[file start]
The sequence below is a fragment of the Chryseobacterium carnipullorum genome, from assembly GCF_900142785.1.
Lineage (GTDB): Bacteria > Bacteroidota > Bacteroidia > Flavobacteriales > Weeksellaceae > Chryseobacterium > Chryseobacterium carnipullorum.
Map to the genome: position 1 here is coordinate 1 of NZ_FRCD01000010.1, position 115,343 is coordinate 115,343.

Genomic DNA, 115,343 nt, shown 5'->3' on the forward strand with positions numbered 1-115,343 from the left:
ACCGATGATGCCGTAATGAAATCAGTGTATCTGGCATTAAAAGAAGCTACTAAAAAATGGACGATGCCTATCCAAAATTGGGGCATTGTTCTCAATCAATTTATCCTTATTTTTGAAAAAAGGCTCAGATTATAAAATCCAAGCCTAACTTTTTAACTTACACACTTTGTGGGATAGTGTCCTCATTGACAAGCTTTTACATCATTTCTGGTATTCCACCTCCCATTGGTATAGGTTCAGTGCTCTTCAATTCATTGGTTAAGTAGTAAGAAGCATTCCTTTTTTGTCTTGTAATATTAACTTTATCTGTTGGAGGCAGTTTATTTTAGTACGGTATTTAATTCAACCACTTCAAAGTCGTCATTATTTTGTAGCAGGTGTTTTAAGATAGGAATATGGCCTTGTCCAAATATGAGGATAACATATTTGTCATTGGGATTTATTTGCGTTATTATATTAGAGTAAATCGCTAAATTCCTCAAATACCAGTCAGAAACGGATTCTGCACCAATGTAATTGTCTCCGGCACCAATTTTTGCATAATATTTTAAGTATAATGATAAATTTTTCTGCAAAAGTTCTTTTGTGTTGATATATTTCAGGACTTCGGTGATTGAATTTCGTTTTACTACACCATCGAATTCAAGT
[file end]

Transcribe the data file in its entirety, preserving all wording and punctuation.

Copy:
The sequence below is a fragment of the Chryseobacterium carnipullorum genome, from assembly GCF_900142785.1.
Lineage (GTDB): Bacteria > Bacteroidota > Bacteroidia > Flavobacteriales > Weeksellaceae > Chryseobacterium > Chryseobacterium carnipullorum.
Map to the genome: position 1 here is coordinate 1 of NZ_FRCD01000010.1, position 115,343 is coordinate 115,343.

Genomic DNA, 115,343 nt, shown 5'->3' on the forward strand with positions numbered 1-115,343 from the left:
ACCGATGATGCCGTAATGAAATCAGTGTATCTGGCATTAAAAGAAGCTACTAAAAAATGGACGATGCCTATCCAAAATTGGGGCATTGTTCTCAATCAATTTATCCTTATTTTTGAAAAAAGGCTCAGATTATAAAATCCAAGCCTAACTTTTTAACTTACACACTTTGTGGGATAGTGTCCTCATTGACAAGCTTTTACATCATTTCTGGTATTCCACCTCCCATTGGTATAGGTTCAGTGCTCTTCAATTCATTGGTTAAGTAGTAAGAAGCATTCCTTTTTTGTCTTGTAATATTAACTTTATCTGTTGGAGGCAGTTTATTTTAGTACGGTATTTAATTCAACCACTTCAAAGTCGTCATTATTTTGTAGCAGGTGTTTTAAGATAGGAATATGGCCTTGTCCAAATATGAGGATAACATATTTGTCATTGGGATTTATTTGCGTTATTATATTAGAGTAAATCGCTAAATTCCTCAAATACCAGTCAGAAACGGATTCTGCACCAATGTAATTGTCTCCGGCACCAATTTTTGCATAATATTTTAAGTATAATGATAAATTTTTCTGCAAAAGTTCTTTTGTGTTGATATATTTCAGGACTTCGGTGATTGAATTTCGTTTTACTACACCATCGAATTCAAGT